No bailouts came for textiles
By Larry Dale
Daily Courier Staff Writer
Part 3 – July 9, 2009
FOREST CITY – Current bailouts are a bitter reminder in Rutherford County that the federal government didn’t step up when textiles were faltering.
"When we saw the textile thing hit," City Manager Chuck Summey of Forest City said, "nobody said ‘let’s bail out the textiles.’ They’re (now) wanting to bail out the cars and the banks. They just said, let ’em go. And that’s what they did. I’m going to tell you right now, I bet if somebody had to look back and say, ‘I told you,’ I bet they’d look at it differently. When they let those jobs go, to me, it’s changed the whole face of this country."
"Nobody was willing to bail out the textiles, and I think it was one of the worst things that has happened to this part of the South. I think it will come back around again, wait and see. We’re going to have to have some manufacturing jobs here."
That assessment is strikingly similar to what James R. Cowan, chairman of the board of Stonecutter Mills Corp., said in 1999 when the mill closed.
"The textile industry has been dumped on by the Chinese, Korean and Russian goods," he said. "The textile industry is 10 times the size of the steel industry. When the steel industry says they are dumped on, Washington listens. Washington hasn’t listened to the textile industry."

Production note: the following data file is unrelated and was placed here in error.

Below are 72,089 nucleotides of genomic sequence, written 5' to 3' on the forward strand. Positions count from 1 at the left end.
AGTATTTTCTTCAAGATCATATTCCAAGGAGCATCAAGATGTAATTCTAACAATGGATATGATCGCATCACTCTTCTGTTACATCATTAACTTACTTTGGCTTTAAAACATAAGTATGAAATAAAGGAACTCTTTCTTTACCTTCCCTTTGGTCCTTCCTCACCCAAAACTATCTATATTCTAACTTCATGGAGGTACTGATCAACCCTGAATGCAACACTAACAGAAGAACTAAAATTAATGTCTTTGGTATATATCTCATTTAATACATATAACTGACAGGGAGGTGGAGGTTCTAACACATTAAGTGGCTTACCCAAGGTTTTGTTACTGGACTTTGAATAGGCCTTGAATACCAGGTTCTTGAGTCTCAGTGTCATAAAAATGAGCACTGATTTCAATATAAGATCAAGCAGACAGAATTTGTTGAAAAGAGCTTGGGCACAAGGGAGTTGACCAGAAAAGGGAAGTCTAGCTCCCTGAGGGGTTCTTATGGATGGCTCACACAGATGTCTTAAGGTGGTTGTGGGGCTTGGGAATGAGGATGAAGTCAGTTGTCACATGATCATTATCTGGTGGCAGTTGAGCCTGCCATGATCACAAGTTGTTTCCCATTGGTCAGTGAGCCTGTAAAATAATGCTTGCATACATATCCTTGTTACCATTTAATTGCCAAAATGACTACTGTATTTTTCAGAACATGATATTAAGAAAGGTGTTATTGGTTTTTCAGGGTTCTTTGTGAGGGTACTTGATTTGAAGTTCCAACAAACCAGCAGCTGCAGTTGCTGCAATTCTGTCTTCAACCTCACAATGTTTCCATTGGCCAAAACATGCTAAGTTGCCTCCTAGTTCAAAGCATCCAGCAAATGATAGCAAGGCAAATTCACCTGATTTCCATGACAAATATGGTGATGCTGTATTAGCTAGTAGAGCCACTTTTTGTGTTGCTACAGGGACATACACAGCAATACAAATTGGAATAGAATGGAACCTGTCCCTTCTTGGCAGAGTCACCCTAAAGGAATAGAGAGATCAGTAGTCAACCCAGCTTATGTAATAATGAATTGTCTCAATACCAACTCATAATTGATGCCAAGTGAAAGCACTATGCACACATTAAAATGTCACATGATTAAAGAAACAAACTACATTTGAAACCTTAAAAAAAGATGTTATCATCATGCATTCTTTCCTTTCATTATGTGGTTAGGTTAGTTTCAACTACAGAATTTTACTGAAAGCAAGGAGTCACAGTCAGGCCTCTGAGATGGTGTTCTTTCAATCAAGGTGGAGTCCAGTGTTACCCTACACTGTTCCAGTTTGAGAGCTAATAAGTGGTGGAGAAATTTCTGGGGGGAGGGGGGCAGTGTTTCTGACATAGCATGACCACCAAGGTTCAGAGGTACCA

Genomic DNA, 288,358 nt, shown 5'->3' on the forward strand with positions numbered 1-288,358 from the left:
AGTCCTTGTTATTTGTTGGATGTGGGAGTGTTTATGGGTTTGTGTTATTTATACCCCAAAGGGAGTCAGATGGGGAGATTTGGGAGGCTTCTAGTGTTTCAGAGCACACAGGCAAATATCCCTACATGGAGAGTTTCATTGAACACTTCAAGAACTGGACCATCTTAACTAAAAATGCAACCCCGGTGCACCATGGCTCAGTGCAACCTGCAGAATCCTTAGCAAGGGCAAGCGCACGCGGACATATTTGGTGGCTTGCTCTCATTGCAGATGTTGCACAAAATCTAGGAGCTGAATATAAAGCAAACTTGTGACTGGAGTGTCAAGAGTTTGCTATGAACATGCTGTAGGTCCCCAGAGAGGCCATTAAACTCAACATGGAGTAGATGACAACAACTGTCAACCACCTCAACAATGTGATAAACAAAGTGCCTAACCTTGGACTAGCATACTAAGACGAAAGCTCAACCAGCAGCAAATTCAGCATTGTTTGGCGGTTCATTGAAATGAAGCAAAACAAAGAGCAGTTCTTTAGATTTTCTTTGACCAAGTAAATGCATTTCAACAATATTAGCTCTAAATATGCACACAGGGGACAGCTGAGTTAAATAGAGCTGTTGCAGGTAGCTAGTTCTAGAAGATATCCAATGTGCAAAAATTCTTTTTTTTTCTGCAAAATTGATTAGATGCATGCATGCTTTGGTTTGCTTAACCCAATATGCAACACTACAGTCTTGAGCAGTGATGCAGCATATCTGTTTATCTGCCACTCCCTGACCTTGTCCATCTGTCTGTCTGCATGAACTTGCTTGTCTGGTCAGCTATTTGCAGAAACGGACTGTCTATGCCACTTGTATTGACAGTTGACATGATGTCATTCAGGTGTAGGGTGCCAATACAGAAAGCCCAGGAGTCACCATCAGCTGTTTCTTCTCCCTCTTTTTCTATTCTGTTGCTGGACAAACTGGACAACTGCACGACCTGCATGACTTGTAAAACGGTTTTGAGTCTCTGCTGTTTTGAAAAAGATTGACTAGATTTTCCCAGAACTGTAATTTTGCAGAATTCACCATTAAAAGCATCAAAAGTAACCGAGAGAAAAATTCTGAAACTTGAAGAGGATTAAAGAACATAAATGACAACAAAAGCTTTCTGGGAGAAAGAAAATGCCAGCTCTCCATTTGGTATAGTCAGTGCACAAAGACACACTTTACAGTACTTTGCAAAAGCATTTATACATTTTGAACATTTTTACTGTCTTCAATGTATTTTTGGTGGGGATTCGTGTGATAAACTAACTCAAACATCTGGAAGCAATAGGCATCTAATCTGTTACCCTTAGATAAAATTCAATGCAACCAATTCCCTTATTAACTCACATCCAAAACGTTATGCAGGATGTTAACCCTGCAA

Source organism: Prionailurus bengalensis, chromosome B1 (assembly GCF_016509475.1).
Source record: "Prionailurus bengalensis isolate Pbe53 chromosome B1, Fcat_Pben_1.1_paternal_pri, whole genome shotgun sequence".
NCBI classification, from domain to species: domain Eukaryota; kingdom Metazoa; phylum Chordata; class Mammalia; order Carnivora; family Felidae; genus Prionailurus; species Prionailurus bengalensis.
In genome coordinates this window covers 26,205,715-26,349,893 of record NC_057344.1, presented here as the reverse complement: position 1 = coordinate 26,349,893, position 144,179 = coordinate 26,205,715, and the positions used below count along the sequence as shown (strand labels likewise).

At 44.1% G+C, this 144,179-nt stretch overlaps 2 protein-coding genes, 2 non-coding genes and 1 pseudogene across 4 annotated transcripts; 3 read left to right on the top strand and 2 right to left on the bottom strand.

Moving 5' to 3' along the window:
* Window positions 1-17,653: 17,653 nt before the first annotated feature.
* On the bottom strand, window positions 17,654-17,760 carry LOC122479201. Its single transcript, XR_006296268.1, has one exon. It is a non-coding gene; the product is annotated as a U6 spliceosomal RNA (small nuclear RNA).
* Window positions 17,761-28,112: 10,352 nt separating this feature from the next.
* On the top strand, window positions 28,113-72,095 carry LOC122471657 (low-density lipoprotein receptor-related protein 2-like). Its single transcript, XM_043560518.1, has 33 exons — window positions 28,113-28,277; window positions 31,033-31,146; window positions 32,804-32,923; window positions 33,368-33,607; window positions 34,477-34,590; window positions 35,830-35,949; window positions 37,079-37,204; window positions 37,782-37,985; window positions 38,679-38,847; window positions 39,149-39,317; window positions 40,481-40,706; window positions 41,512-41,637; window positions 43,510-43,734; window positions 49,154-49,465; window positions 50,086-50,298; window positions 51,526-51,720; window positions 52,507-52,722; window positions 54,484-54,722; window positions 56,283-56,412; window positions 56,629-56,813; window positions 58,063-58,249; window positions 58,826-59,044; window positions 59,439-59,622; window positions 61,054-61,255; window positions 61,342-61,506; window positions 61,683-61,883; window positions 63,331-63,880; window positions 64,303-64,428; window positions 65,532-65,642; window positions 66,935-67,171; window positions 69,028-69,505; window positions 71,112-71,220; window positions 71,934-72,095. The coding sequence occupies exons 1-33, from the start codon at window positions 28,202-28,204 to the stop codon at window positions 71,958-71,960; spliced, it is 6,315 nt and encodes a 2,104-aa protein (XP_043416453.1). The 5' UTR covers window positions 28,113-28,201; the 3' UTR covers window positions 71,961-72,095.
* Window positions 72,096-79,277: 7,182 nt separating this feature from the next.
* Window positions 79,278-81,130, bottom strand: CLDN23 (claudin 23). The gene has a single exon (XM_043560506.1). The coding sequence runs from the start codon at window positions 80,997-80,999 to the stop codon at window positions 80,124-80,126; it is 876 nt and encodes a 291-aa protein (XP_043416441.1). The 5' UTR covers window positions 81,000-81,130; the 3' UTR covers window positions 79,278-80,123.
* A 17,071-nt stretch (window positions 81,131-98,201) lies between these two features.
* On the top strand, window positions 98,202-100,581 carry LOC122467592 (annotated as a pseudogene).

Cowan, in a statement printed June 2, 1999, in The Daily Courier, said:
"In recent years the policies of our Government have allowed imports to pour into our country’s domestic textile market. This influx has been extremely bad in the apparel portion of textiles. As we look to the future, we see extremely tough times for our portion of the domestic textile market. In the last few weeks this reality was made even more clear as we saw our business unexpectedly and severely decline. Such a climate has forced us to re-examine our business strategy. At this point we are a modern, well equipped company with no debt. We feel that the only effective business decision for Stonecutter is to take these assets and redeploy them in ventures that have a better opportunity for long term success. It is therefore with great sadness that we announce the closing of the textile portion of our business with an effective date of July 12,1999."